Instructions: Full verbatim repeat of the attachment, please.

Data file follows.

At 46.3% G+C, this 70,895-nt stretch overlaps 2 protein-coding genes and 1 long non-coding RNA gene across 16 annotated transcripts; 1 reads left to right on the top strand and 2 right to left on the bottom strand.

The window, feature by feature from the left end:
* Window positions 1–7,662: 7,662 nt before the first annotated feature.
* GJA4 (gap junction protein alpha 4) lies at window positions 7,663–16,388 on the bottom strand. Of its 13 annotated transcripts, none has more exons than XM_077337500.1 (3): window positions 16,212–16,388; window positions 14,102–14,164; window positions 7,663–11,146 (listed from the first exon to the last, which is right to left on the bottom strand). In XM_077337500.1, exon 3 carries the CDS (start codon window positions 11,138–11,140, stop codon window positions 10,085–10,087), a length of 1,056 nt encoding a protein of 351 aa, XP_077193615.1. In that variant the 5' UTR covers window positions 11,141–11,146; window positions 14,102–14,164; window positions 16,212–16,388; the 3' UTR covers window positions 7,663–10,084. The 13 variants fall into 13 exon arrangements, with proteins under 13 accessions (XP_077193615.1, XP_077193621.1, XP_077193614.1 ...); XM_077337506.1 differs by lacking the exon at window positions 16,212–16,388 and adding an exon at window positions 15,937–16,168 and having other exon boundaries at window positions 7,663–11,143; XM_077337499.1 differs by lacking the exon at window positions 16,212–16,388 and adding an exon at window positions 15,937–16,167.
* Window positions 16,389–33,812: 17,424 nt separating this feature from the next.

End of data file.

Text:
At 46.3% G+C, this 70,895-nt stretch overlaps 2 protein-coding genes and 1 long non-coding RNA gene across 16 annotated transcripts; 1 reads left to right on the top strand and 2 right to left on the bottom strand.

The window, feature by feature from the left end:
* Window positions 1–7,662: 7,662 nt before the first annotated feature.
* GJA4 (gap junction protein alpha 4) lies at window positions 7,663–16,388 on the bottom strand. Of its 13 annotated transcripts, none has more exons than XM_077337500.1 (3): window positions 16,212–16,388; window positions 14,102–14,164; window positions 7,663–11,146 (listed from the first exon to the last, which is right to left on the bottom strand). In XM_077337500.1, exon 3 carries the CDS (start codon window positions 11,138–11,140, stop codon window positions 10,085–10,087), a length of 1,056 nt encoding a protein of 351 aa, XP_077193615.1. In that variant the 5' UTR covers window positions 11,141–11,146; window positions 14,102–14,164; window positions 16,212–16,388; the 3' UTR covers window positions 7,663–10,084. The 13 variants fall into 13 exon arrangements, with proteins under 13 accessions (XP_077193615.1, XP_077193621.1, XP_077193614.1 ...); XM_077337506.1 differs by lacking the exon at window positions 16,212–16,388 and adding an exon at window positions 15,937–16,168 and having other exon boundaries at window positions 7,663–11,143; XM_077337499.1 differs by lacking the exon at window positions 16,212–16,388 and adding an exon at window positions 15,937–16,167.
* Window positions 16,389–33,812: 17,424 nt separating this feature from the next.